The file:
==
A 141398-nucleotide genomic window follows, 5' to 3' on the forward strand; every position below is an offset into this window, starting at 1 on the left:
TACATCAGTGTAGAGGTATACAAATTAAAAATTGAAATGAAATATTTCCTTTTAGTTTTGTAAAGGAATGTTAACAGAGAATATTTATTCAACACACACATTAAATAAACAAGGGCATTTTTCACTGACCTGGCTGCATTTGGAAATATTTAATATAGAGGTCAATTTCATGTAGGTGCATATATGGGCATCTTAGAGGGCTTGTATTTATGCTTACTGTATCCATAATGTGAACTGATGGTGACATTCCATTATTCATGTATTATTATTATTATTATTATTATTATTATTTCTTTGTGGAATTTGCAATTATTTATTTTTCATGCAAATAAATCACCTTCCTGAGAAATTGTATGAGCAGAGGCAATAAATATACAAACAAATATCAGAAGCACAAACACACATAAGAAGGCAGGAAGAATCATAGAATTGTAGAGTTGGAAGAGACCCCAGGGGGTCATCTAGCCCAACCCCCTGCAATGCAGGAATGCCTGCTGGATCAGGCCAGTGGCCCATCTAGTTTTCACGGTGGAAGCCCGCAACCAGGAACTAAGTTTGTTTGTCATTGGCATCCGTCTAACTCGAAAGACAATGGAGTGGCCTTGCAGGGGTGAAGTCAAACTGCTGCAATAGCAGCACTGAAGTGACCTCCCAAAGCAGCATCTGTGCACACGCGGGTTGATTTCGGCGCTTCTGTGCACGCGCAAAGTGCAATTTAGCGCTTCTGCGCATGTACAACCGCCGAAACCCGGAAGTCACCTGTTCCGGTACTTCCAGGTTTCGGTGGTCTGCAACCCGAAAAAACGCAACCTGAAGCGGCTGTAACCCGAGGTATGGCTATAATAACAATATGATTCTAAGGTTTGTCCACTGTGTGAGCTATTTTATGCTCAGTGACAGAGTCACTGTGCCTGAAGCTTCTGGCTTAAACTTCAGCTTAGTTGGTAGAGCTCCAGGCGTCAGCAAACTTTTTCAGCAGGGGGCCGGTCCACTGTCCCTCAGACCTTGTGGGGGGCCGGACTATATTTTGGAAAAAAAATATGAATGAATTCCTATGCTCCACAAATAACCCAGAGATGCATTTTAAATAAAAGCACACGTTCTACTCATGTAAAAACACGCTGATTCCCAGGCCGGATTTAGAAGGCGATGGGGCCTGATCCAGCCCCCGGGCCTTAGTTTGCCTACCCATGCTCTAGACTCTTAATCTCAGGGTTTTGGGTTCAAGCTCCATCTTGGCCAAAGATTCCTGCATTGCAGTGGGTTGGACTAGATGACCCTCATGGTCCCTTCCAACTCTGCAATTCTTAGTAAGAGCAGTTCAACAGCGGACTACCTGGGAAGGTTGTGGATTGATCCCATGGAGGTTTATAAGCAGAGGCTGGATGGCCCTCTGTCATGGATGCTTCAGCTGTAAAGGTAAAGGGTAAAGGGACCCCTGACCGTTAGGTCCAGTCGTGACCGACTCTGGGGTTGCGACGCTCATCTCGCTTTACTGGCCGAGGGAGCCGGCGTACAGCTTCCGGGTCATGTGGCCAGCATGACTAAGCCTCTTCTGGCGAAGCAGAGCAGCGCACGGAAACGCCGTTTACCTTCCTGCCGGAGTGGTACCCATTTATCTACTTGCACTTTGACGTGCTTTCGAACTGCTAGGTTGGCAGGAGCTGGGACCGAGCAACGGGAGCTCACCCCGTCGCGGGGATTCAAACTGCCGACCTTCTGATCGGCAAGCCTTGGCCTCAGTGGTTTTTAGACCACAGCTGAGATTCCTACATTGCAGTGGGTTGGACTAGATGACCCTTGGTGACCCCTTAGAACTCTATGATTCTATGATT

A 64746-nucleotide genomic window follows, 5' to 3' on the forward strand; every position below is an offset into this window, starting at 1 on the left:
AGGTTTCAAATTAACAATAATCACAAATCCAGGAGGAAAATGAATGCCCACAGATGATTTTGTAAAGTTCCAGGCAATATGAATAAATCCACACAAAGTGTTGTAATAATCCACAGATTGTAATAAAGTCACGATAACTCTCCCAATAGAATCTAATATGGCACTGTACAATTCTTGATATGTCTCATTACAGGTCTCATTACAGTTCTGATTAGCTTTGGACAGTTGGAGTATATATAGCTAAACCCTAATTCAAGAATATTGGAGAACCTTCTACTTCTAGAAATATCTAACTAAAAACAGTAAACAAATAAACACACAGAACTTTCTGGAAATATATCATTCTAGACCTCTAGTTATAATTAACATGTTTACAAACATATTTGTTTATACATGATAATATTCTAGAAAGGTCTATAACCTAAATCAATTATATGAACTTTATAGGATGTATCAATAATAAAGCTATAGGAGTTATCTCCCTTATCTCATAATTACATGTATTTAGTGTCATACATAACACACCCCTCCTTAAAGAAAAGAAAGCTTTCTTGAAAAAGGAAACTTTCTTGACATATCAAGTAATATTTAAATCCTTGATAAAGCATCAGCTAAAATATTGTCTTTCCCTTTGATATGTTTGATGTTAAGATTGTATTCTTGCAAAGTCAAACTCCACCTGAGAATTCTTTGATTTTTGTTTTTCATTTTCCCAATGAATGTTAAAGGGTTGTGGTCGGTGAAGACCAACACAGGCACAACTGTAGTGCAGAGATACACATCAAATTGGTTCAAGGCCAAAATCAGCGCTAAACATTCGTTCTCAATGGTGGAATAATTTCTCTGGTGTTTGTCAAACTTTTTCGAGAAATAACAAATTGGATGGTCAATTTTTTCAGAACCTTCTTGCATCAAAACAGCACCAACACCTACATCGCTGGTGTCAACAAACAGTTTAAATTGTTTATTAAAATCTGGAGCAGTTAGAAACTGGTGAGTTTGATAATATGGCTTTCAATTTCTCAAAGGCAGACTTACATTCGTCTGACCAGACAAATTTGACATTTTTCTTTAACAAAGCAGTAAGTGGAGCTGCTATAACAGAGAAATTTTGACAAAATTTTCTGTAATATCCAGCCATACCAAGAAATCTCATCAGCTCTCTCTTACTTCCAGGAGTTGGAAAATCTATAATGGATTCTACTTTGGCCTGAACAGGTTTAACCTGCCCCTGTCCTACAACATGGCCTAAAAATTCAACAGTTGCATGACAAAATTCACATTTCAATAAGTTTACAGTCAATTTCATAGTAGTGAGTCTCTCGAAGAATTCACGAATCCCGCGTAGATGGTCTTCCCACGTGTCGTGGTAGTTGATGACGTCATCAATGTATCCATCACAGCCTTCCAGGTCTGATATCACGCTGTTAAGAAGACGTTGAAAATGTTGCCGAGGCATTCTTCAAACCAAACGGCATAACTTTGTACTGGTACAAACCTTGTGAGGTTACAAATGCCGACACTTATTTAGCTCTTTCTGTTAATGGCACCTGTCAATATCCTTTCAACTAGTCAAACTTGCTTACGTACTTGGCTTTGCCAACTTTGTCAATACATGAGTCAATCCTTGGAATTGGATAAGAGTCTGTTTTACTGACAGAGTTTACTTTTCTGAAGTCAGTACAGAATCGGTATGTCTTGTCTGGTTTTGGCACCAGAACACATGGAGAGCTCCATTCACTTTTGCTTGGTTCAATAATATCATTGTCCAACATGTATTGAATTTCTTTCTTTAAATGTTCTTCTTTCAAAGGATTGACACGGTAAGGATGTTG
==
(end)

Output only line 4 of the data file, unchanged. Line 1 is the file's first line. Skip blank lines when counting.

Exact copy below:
AGGTTTCAAATTAACAATAATCACAAATCCAGGAGGAAAATGAATGCCCACAGATGATTTTGTAAAGTTCCAGGCAATATGAATAAATCCACACAAAGTGTTGTAATAATCCACAGATTGTAATAAAGTCACGATAACTCTCCCAATAGAATCTAATATGGCACTGTACAATTCTTGATATGTCTCATTACAGGTCTCATTACAGTTCTGATTAGCTTTGGACAGTTGGAGTATATATAGCTAAACCCTAATTCAAGAATATTGGAGAACCTTCTACTTCTAGAAATATCTAACTAAAAACAGTAAACAAATAAACACACAGAACTTTCTGGAAATATATCATTCTAGACCTCTAGTTATAATTAACATGTTTACAAACATATTTGTTTATACATGATAATATTCTAGAAAGGTCTATAACCTAAATCAATTATATGAACTTTATAGGATGTATCAATAATAAAGCTATAGGAGTTATCTCCCTTATCTCATAATTACATGTATTTAGTGTCATACATAACACACCCCTCCTTAAAGAAAAGAAAGCTTTCTTGAAAAAGGAAACTTTCTTGACATATCAAGTAATATTTAAATCCTTGATAAAGCATCAGCTAAAATATTGTCTTTCCCTTTGATATGTTTGATGTTAAGATTGTATTCTTGCAAAGTCAAACTCCACCTGAGAATTCTTTGATTTTTGTTTTTCATTTTCCCAATGAATGTTAAAGGGTTGTGGTCGGTGAAGACCAACACAGGCACAACTGTAGTGCAGAGATACACATCAAATTGGTTCAAGGCCAAAATCAGCGCTAAACATTCGTTCTCAATGGTGGAATAATTTCTCTGGTGTTTGTCAAACTTTTTCGAGAAATAACAAATTGGATGGTCAATTTTTTCAGAACCTTCTTGCATCAAAACAGCACCAACACCTACATCGCTGGTGTCAACAAACAGTTTAAATTGTTTATTAAAATCTGGAGCAGTTAGAAACTGGTGAGTTTGATAATATGGCTTTCAATTTCTCAAAGGCAGACTTACATTCGTCTGACCAGACAAATTTGACATTTTTCTTTAACAAAGCAGTAAGTGGAGCTGCTATAACAGAGAAATTTTGACAAAATTTTCTGTAATATCCAGCCATACCAAGAAATCTCATCAGCTCTCTCTTACTTCCAGGAGTTGGAAAATCTATAATGGATTCTACTTTGGCCTGAACAGGTTTAACCTGCCCCTGTCCTACAACATGGCCTAAAAATTCAACAGTTGCATGACAAAATTCACATTTCAATAAGTTTACAGTCAATTTCATAGTAGTGAGTCTCTCGAAGAATTCACGAATCCCGCGTAGATGGTCTTCCCACGTGTCGTGGTAGTTGATGACGTCATCAATGTATCCATCACAGCCTTCCAGGTCTGATATCACGCTGTTAAGAAGACGTTGAAAATGTTGCCGAGGCATTCTTCAAACCAAACGGCATAACTTTGTACTGGTACAAACCTTGTGAGGTTACAAATGCCGACACTTATTTAGCTCTTTCTGTTAATGGCACCTGTCAATATCCTTTCAACTAGTCAAACTTGCTTACGTACTTGGCTTTGCCAACTTTGTCAATACATGAGTCAATCCTTGGAATTGGATAAGAGTCTGTTTTACTGACAGAGTTTACTTTTCTGAAGTCAGTACAGAATCGGTATGTCTTGTCTGGTTTTGGCACCAGAACACATGGAGAGCTCCATTCACTTTTGCTTGGTTCAATAATATCATTGTCCAACATGTATTGAATTTCTTTCTTTAAATGTTCTTCTTTCAAAGGATTGACACGGTAAGGATGTTG